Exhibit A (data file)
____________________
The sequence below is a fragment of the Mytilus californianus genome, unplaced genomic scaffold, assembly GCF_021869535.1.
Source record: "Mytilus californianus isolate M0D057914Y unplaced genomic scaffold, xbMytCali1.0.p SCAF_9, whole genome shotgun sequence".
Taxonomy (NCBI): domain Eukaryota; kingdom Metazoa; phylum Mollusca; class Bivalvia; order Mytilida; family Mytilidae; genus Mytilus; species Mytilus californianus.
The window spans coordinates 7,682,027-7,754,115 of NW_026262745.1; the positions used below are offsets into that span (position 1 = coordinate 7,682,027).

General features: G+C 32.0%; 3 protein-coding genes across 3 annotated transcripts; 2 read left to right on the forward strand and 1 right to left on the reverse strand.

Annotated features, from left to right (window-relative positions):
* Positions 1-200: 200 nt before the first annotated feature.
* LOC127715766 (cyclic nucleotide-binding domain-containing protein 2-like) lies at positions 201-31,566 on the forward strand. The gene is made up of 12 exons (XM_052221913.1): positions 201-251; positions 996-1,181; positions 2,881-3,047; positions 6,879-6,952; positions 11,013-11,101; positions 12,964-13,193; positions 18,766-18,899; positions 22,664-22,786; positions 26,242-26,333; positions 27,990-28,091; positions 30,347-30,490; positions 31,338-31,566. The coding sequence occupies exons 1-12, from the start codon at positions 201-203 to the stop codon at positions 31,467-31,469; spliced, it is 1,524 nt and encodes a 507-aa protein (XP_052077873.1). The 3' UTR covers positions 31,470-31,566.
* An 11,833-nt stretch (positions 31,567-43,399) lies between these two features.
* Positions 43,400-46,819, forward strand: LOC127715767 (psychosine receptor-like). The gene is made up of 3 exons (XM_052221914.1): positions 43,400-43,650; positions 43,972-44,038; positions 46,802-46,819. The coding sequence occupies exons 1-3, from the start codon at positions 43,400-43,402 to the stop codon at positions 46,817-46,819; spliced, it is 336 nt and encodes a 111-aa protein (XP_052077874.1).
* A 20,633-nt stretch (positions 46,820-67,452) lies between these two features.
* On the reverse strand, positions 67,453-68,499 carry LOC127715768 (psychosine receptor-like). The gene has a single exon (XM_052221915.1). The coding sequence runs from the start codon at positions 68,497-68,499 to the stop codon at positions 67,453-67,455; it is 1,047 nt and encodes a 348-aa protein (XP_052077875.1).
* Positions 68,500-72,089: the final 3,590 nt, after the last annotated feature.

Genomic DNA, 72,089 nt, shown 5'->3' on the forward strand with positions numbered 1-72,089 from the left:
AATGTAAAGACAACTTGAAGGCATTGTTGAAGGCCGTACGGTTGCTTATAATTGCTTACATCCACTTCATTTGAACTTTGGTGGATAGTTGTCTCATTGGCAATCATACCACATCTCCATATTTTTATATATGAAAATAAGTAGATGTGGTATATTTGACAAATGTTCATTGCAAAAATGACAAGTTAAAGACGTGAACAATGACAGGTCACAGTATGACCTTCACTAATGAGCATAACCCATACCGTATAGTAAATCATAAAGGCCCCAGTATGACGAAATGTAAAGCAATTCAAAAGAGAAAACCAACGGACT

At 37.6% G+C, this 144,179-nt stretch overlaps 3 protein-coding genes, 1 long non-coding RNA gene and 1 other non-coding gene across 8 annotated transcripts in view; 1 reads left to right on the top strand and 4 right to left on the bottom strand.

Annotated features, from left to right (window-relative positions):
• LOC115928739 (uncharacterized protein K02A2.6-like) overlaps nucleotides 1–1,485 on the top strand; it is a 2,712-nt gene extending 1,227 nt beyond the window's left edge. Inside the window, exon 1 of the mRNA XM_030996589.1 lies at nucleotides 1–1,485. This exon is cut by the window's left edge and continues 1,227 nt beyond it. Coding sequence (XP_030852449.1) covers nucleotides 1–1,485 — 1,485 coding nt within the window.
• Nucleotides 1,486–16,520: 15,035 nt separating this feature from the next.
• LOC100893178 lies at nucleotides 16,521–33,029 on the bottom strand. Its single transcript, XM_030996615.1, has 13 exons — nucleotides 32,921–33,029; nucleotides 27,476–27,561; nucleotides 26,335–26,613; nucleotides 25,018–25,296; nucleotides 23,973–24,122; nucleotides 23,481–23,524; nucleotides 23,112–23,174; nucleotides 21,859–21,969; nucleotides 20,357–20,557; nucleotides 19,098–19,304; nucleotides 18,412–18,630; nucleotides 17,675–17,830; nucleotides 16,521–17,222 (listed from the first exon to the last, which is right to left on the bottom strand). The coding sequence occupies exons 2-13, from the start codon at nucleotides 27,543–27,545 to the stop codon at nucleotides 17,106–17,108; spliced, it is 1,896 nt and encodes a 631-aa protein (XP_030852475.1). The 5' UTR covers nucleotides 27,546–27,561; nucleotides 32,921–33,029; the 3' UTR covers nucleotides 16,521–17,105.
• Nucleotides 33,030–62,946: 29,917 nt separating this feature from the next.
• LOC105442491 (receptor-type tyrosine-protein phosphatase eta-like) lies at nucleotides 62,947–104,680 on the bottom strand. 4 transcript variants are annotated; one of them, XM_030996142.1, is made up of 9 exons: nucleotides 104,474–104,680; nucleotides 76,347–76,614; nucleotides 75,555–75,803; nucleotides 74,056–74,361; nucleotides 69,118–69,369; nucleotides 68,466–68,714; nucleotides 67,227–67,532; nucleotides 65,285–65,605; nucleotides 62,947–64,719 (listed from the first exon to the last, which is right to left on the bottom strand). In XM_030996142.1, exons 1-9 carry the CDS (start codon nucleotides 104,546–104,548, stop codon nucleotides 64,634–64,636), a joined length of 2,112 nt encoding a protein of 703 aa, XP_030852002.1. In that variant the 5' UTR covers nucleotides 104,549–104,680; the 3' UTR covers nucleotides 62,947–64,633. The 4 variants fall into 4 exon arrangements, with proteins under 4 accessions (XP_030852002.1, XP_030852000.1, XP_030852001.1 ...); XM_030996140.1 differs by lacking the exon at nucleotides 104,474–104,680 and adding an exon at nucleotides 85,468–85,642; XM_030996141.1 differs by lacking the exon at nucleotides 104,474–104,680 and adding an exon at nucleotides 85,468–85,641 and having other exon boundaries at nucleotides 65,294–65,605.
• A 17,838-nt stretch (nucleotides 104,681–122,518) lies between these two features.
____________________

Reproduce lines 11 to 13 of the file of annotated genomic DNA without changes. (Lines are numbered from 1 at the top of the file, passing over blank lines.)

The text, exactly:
* A 20,633-nt stretch (positions 46,820-67,452) lies between these two features.
* On the reverse strand, positions 67,453-68,499 carry LOC127715768 (psychosine receptor-like). The gene has a single exon (XM_052221915.1). The coding sequence runs from the start codon at positions 68,497-68,499 to the stop codon at positions 67,453-67,455; it is 1,047 nt and encodes a 348-aa protein (XP_052077875.1).
* Positions 68,500-72,089: the final 3,590 nt, after the last annotated feature.